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Suppose I have an object called v, how do I find out its container type (a vector, a list, a matrix, etc.), without trying each of the is.vector(v), is.list(v) ... ?

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mode() provides some insight into this, though it will not differentiate AFAIK between data.frame() and list() or vector() and matrix(). A data.frame() IS a special type of list() and a matrix() is simply a vector() with some dim attributes. Depending on what you need to do, you could always check out some source code to see how other authors have addressed this issue. –  Chase Jul 24 '12 at 3:36
Thank you! So would it be correct to say that matrix is a child class of vector, and data.frame is a child class of list? And so that casting types like as.matrix(i.am.a.vector) has negligible cost? –  caoy Jul 24 '12 at 3:49
@acai - I'll defer to others for the proper hierarchy of object classes, but what typed seems mostly reasonable. In my experience, coercing items via as.matrix() and friends is in fact pretty negligible in the grand scheme of things...i.e. whenever I've had a function that was long enough to worry about system.time() and Rprof(), as.matrix() et al was taking up a small part of the time. –  Chase Jul 24 '12 at 3:52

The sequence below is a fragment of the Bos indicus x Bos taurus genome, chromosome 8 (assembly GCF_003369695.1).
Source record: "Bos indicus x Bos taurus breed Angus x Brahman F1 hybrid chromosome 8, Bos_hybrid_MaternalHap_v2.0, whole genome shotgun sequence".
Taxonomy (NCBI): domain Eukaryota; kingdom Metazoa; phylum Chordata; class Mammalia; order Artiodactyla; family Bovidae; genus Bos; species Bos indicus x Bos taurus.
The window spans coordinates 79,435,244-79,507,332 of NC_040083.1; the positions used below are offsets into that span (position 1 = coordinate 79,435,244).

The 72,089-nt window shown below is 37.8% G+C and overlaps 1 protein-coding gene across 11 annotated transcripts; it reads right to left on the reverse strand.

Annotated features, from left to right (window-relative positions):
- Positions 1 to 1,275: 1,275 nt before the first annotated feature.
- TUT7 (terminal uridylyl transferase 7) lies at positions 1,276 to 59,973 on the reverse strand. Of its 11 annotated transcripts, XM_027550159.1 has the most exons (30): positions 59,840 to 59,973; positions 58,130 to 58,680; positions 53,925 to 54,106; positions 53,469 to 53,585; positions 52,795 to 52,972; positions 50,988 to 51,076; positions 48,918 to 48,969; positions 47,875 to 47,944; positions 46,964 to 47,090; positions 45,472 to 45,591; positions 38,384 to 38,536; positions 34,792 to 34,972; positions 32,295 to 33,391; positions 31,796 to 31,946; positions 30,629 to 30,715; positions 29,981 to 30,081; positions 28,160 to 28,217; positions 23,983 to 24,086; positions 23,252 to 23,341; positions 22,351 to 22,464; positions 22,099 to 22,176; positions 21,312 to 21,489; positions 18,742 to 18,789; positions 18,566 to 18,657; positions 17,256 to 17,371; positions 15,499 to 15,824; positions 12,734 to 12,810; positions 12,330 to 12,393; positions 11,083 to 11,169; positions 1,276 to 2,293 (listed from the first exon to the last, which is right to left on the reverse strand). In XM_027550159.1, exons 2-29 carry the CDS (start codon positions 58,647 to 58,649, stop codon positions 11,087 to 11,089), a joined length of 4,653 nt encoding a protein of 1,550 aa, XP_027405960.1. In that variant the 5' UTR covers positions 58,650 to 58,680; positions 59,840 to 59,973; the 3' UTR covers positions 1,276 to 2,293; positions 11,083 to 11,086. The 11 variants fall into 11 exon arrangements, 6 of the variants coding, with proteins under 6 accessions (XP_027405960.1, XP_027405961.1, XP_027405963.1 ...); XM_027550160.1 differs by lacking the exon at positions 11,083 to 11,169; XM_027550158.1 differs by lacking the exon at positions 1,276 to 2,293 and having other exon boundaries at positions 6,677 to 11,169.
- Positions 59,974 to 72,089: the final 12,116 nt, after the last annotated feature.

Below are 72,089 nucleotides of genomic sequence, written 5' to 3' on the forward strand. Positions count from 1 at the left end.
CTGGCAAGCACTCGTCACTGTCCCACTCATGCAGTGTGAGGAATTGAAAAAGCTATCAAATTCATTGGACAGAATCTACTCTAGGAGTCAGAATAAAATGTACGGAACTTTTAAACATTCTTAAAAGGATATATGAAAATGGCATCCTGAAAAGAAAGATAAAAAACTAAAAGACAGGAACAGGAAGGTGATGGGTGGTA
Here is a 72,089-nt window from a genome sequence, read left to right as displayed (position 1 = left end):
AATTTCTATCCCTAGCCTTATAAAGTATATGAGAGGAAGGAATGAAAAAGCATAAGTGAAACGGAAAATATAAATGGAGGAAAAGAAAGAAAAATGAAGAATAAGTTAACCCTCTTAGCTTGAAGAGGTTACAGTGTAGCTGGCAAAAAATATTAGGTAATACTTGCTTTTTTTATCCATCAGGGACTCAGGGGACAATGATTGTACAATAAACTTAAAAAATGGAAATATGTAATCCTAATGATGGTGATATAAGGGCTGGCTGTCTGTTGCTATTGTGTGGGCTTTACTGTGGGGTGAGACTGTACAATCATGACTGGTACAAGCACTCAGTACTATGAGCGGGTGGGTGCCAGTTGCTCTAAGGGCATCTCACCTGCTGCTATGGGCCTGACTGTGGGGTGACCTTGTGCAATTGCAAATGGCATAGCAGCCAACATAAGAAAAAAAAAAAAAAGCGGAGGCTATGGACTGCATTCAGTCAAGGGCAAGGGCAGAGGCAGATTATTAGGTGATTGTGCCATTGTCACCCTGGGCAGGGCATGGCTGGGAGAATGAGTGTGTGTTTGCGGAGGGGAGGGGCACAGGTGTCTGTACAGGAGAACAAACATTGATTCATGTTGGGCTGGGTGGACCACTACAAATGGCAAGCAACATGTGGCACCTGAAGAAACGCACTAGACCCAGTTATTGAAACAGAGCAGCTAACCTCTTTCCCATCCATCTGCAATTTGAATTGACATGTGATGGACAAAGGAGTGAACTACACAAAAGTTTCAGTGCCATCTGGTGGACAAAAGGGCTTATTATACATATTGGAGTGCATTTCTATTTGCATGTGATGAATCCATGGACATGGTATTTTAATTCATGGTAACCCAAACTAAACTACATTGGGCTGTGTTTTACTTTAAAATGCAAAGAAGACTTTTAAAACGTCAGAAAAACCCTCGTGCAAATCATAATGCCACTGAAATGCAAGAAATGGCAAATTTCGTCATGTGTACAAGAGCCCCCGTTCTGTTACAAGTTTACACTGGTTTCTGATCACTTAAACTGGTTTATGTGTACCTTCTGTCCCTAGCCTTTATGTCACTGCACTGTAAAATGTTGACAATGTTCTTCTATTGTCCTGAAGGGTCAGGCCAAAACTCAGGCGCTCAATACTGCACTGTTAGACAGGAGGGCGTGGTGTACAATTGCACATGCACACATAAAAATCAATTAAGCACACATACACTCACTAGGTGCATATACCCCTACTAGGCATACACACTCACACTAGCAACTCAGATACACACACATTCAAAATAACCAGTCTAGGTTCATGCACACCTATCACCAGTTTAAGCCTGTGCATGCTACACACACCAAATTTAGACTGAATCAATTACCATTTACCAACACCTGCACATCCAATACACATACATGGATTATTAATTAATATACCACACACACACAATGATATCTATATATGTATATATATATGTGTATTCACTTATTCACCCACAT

1 Answer 1

up vote 5 down vote accepted

There are three functions which will be helpful for you: mode, str and class

First, let's make some data:

nlist <- list(a=c(1,2,3), b=c("a", "b", "c"), c=matrix(rnorm(10),5))
ndata.frame <- data.frame(a=c("a", "b", "c"), b=1:3)
ncharvec <- c("a", "b", "c")
nnumvec <- c(1, 2, 3)
nintvec <- 1:3

So let's use the functions I mentioned above:

[1] "list"

List of 3
 $ a: num [1:3] 1 2 3
 $ b: chr [1:3] "a" "b" "c"
 $ c: num [1:5, 1:2] -0.9469 -0.0602 -0.3601 0.9594 -0.4348 ...

[1] "list"

Now for the data frame:

[1] "list"

This may surprise, you but data frames are simply a list with a data.frame class attribute.

'data.frame':   3 obs. of  2 variables:
 $ a: Factor w/ 3 levels "a","b","c": 1 2 3
 $ b: int  1 2 3
[1] "data.frame"

Note that there are different modes of vectors:

[1] "character"
[1] "numeric"
[1] "numeric"

Also see that although nnumvec and nintvec appear identical, they are quite different:

 num [1:3] 1 2 3
 int [1:3] 1 2 3

[1] "numeric"
[1] "integer"

Depending on which of these you want should determine what function you use. str is a generally good function to look at variables whereas the other two are more useful in functions.

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